The opening cut, A Song for Thor, truly does evoke the thunderous power of a Norse god. As the album proceeds, it is fascinating to hear the sounds of the instruments – all played by Micus, through the miracle of overdubbing – instruments from Tibet, India, Burma, Borneo, Siberia, Japan, South America, Gambia, Namibia, Sweden, and Bavaria. I’ve listened to a number of Micus’s albums over the years. Some, to be sure, have sounded too New-Agey to leave much of a lasting impression; however, Thunder delivers the goods, sounding like powerful chamber music with a world music twist. Engineered to ECM’s usual high standard, it’s quite an impressive show as well.

Meet the Staff

Meet the Staff
John J. Puccio, Founder and Contributor

Understand, I'm just an everyday guy reacting to something I love. And I've been doing it for a very long time, my appreciation for classical music starting with the musical excerpts on the Big Jon and Sparkie radio show in the early Fifties and the purchase of my first recording, The 101 Strings Play the Classics, around 1956. In the late Sixties I began teaching high school English and Film Studies as well as becoming interested in hi-fi, my audio ambitions graduating me from a pair of AR-3 speakers to the Fulton J's recommended by The Stereophile's J. Gordon Holt. In the early Seventies, I began writing for a number of audio magazines, including Audio Excellence, Audio Forum, The Boston Audio Society Speaker, The American Record Guide, and from 1976 until 2008, The $ensible Sound, for which I served as Classical Music Editor.

Today, I'm retired from teaching and use a pair of bi-amped VMPS RM40s loudspeakers for my listening. In addition to writing for the Classical Candor blog, I served as the Movie Review Editor for the Web site Movie Metropolis (formerly DVDTown) from 1997-2013. Music and movies. Life couldn't be better.

Karl Nehring, Editor and Contributor

For more than 20 years I was the editor of The $ensible Sound magazine and a regular contributor to both its equipment and recordings review pages. I would not presume to present myself as some sort of expert on music, but I have a deep love for and appreciation of many types of music, "classical" especially, and have listened to thousands of recordings over the years, many of which still line the walls of my listening room (and occasionally spill onto the furniture and floor, much to the chagrin of my long-suffering wife). I have always taken the approach as a reviewer that what I am trying to do is simply to point out to readers that I have come across a recording that I have found of interest, a recording that I think they might appreciate my having pointed out to them. I suppose that sounds a bit simple-minded, but I know I appreciate reading reviews by others that do the same for me — point out recordings that they think I might enjoy.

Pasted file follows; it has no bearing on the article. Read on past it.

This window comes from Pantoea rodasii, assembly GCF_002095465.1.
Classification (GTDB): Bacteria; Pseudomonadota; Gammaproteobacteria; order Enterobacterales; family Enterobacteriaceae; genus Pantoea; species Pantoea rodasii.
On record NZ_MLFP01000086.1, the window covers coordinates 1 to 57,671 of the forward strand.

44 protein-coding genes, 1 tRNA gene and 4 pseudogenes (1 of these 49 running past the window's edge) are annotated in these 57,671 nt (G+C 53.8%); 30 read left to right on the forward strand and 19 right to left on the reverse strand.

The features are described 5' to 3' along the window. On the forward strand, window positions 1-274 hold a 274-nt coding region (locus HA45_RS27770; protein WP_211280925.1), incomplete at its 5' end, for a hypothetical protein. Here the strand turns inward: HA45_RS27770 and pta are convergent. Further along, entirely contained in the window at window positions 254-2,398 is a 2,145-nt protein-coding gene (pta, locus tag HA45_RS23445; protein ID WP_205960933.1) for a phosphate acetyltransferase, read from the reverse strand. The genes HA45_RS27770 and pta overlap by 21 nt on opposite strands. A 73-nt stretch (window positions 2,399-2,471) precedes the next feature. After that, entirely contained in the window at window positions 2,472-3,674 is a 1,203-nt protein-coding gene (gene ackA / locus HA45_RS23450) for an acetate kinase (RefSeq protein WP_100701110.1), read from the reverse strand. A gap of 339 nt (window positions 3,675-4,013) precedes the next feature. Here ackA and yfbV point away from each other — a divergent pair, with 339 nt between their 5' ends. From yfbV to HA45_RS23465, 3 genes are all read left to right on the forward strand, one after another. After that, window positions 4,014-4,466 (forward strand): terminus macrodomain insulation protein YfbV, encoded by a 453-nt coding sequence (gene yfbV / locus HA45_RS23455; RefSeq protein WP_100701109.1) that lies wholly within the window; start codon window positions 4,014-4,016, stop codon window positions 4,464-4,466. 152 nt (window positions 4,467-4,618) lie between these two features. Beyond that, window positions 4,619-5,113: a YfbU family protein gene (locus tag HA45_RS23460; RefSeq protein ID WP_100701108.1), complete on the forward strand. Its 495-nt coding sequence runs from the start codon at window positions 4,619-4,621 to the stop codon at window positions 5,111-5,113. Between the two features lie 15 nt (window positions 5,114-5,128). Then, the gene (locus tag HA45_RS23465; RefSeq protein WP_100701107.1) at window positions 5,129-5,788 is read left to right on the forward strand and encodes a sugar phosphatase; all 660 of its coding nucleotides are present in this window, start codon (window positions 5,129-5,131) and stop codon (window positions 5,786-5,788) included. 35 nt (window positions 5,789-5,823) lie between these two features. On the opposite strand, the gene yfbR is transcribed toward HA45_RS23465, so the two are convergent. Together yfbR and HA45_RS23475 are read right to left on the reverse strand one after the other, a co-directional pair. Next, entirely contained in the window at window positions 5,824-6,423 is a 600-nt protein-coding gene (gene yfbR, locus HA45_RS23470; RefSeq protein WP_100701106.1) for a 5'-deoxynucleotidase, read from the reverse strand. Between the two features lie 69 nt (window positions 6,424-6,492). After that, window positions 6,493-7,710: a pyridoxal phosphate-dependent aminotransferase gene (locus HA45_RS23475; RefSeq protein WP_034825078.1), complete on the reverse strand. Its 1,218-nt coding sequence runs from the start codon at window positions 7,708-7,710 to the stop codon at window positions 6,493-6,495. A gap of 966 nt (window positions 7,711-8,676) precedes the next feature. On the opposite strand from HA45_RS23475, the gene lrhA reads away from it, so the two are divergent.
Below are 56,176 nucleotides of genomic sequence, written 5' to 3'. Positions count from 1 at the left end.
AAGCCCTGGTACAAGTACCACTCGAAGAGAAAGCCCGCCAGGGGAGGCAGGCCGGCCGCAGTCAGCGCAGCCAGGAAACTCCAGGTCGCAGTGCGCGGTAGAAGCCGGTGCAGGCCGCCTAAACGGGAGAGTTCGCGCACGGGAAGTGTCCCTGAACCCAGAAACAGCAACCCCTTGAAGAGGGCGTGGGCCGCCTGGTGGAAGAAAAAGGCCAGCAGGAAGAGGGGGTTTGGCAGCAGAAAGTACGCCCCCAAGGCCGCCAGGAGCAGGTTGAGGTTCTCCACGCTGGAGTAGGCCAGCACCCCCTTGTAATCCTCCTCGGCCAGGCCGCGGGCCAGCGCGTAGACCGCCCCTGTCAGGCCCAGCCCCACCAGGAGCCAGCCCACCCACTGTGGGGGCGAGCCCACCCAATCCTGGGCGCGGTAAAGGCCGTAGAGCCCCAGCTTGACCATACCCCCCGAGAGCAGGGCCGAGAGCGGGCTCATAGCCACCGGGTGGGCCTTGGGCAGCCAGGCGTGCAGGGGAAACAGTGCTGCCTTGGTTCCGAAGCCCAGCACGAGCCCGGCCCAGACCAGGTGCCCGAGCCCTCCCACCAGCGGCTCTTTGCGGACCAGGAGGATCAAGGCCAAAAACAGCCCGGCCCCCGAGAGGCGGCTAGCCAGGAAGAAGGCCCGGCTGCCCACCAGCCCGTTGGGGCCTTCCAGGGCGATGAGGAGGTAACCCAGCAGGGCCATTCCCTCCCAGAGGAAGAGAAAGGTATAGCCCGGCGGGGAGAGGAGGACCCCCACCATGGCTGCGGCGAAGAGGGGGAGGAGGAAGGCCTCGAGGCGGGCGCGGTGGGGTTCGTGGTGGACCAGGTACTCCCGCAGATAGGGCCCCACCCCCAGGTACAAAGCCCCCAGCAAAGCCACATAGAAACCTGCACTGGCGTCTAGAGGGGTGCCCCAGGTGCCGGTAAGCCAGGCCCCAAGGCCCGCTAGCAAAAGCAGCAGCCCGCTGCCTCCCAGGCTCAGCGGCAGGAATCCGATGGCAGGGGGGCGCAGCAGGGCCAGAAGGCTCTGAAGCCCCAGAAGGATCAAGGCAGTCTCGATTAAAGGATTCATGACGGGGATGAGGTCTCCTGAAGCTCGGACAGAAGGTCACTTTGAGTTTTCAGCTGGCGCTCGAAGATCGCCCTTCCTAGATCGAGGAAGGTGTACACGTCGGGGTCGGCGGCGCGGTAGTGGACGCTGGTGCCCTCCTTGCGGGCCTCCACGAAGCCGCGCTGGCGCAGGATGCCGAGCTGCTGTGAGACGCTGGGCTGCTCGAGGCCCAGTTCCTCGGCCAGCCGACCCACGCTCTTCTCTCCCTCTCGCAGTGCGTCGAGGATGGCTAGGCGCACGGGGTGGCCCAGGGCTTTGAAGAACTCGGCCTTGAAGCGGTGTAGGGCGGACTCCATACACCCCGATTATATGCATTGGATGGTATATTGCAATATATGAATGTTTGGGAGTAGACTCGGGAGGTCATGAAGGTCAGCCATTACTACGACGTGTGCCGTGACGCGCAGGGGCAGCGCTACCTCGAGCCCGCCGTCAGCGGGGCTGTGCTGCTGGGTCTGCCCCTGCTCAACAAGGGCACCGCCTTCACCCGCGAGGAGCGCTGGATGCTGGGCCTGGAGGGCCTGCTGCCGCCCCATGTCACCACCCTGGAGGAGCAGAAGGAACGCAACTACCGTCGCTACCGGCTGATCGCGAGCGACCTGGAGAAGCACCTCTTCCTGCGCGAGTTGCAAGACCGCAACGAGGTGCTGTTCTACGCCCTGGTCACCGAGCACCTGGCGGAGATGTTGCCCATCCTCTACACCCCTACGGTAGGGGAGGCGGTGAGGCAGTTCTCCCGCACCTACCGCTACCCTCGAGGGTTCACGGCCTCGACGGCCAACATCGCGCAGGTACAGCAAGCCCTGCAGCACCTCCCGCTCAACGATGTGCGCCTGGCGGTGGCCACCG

For readers who might be wondering about what kind of system I am using to do my listening, I should probably point out that I do a LOT of music listening and employ a variety of means to do so in a variety of environments, as I would imagine many music lovers also do. Starting at the more grandiose end of the scale, the system in which I do my most serious listening comprises Marantz CD 6007 and Onkyo CD 7030 CD players, NAD C 658 streaming preamp/DAC, Legacy Audio PowerBloc2 amplifier, and a pair of Legacy Audio Focus SE loudspeakers. I occasionally do some listening through pair of Sennheiser 560S headphones. I miss the excellent ELS Studio sound system in our 2016 Acura RDX (now my wife's daily driver) on which I had ripped more than a hundred favorite CDs to the hard drive, so now when driving my 2022 Accord EX-L Hybrid I stream music from my phone through its adequate but not outstanding factory system. For more casual listening at home when I am not in my listening room, I often stream music through the phone into a Vizio soundbar system that has tolerably nice sound for such a diminutive physical presence. And finally, at the least grandiose end of the scale, I have an Ultimate Ears Wonderboom II Bluetooth speaker for those occasions where I am somewhere by myself without a sound system but in desperate need of a musical fix. I just can’t imagine life without music and I am humbly grateful for the technology that enables us to enjoy it in so many wonderful ways.

William (Bill) Heck, Webmaster and Contributor